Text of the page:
It’s no secret: I hate Wal-Mart. Honestly, I have only been inside a Wal-Mart store four times in my life, including buying batteries in Colby, Kansas on a cross-country childhood vacation, and every time I leave the store, I feel disgusted with American consumerism. This company’s initial practice of establishing stores in small communities to drive out “ma and pa” stores has contributed to the homogenizing of American retail. Furthermore,
Over 70% of products on Wal-Mart’s shelves are made in China. The recent string of product recalls shows the dangerous and even deadly consequences of Wal-Mart’s corporate bullying strategy to drive down the cost of products. Suppliers are forced to ship production to places like China where quality and labor standards are far less stringent.
Wal-Mart’s race to the bottom strategy leads to more than just unsafe products – it forces suppliers to cut corners when it comes to their own workers as well (walmartwatch.com).
I don’t care how green Wal-Mart attempts to be when they still sell dangerous products for children. I was shocked to learn that Wal-Mart is still selling, in some states, PVC vinyl backed baby bibs that contain lead despite a recall in Illinois. As I wrote last May,
A grandmother discovered the lead in her grandson’s bib. After hearing about the lead in children’s lunchboxes, she bought a lead test kit (similar to what we did for my daughter’s backpack). The California-based Center for Environmental Health did more tests on the bibs and found lead levels in some Wal-Mart bibs more than 16 times the legal limit for lead in paint! That’s right, 16 TIMES THE LEGAL LIMIT FOR LEAD IN PAINT! How could this be? The CEH writes, “‘These vinyl bibs pose a lead poisoning threat to infants and toddlers who are at the most vulnerable age,’ said Caroline Cox, Research Director at CEH and author of a report on lead in baby bibs released by CEH today. ‘As every parent knows, young children commonly chew and suck on their bibs, so if the bib is contaminated, children are being directly exposed to lead.’”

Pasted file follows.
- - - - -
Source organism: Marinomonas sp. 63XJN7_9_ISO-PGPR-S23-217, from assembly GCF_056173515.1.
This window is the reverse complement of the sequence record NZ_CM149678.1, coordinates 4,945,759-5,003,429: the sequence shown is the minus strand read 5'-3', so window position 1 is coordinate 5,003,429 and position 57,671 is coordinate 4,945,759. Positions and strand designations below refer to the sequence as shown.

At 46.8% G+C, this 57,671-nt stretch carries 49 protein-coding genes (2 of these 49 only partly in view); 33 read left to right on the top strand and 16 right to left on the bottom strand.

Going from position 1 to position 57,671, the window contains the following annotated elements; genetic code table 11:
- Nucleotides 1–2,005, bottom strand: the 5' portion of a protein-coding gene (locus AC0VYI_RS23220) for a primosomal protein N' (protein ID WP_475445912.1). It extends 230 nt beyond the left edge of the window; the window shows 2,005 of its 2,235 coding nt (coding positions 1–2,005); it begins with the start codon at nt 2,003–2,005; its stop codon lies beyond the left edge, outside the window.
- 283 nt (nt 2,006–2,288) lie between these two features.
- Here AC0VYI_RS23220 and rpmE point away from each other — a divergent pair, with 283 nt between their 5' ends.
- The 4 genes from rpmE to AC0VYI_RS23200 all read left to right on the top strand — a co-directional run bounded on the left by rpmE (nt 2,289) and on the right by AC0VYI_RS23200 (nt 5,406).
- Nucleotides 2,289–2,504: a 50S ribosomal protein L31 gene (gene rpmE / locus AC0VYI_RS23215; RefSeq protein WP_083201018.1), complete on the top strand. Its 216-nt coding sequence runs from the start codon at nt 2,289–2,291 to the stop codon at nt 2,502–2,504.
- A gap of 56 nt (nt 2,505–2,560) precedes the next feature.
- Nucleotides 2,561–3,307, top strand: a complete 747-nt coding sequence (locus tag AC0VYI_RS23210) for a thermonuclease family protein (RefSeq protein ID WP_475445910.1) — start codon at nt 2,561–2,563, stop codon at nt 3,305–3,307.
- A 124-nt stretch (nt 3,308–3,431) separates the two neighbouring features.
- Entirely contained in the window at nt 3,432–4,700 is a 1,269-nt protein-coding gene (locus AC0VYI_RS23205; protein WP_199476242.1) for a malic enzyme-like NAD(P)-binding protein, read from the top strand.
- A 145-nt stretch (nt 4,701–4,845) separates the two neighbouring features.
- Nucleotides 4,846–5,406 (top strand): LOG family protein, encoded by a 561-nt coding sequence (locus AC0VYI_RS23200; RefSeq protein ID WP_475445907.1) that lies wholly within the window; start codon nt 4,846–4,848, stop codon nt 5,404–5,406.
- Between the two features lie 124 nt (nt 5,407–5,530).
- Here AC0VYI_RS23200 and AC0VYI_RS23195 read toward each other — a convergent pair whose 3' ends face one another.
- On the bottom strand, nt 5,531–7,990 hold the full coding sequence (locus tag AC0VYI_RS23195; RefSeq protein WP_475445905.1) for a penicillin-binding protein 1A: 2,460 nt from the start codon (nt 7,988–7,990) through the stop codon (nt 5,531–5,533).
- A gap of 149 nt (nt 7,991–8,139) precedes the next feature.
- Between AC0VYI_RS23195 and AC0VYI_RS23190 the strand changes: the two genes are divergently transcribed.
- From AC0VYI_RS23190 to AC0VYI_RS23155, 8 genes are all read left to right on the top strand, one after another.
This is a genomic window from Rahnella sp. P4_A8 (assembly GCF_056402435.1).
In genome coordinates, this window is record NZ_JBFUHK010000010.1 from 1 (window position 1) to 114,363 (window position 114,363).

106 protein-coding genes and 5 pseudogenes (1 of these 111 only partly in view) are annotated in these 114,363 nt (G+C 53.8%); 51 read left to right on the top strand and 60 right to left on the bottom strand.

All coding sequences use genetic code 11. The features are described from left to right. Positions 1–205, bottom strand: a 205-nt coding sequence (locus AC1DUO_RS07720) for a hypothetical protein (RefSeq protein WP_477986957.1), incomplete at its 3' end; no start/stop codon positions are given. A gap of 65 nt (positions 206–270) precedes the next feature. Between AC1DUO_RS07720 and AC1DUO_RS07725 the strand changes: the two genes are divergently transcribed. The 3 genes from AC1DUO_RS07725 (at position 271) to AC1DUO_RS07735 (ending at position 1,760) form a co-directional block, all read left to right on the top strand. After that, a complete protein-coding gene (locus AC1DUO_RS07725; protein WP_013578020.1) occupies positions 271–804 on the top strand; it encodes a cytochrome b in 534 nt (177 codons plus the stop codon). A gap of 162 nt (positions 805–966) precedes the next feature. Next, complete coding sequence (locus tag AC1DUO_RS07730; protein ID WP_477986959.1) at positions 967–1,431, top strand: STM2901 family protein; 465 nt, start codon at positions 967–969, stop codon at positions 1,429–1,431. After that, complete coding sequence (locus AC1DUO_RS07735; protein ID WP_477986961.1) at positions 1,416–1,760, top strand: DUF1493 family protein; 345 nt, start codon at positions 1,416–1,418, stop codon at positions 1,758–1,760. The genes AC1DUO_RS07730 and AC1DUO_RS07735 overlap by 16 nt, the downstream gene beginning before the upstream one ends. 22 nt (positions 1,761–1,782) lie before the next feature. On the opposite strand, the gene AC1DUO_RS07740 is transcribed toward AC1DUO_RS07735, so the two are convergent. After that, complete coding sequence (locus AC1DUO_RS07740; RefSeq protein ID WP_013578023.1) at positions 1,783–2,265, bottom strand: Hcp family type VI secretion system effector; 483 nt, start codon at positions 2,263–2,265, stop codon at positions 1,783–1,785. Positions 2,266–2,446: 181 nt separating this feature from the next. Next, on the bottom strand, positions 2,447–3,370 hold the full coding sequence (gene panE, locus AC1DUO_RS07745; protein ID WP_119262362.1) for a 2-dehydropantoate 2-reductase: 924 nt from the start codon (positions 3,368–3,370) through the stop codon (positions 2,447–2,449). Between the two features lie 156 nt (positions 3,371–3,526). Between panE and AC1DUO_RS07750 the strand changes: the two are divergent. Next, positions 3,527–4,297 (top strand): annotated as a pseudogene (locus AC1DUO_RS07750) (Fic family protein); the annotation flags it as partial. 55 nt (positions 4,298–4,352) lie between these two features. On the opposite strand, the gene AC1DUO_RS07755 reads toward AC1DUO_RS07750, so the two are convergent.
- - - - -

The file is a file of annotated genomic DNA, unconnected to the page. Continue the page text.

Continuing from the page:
Of course, there are alternatives to leaded bibs. Bumkins Organic Cotton Bibs offer softness without lead (imagine that),and you don’t have to worry about your child chewing on the edges or eating food that has fallen on the bib. Another alternative is to simply not shop at Wal-Mart, but to chose retailers who have consistent recall practices. According to Consumerist.com:
Children in Illinois are safer because the state bans the sale of products containing more than 600 ppm of lead. The Consumer Product Safety Commission has warned all parents that vinyl bibs may be tainted with lead, but refuses to issue a nationwide recall.
Walmart voluntarily agreed to pull the lead-ridden bibs back in May to avoid the fine-wielding ire of Illinois’ Attorney General.
Mia Masten, a Chicago-based spokeswoman for Wal-Mart, said the vinyl portion of the bibs exceeded the lead levels set by Illinois for children’s products. She said the company had worked with the Illinois attorney general’s office to pull the items and later decided to expand the recall nationwide.
“We at Wal-Mart are committed to working … to develop industry standards for the elimination of vinyl in children’s products,” Masten said.
Maybe those industry standards should have include a directive to pull recalled products from the shelf? Just a suggestion.
I am so tired of writing and reading news about toxic toys and children’s products, that I think I will take a little break. Expect more positive posts next week about good things that are happening in the world of green family life. We all could use some inspiration!
Image courtesy of reclaimdemocracy.org
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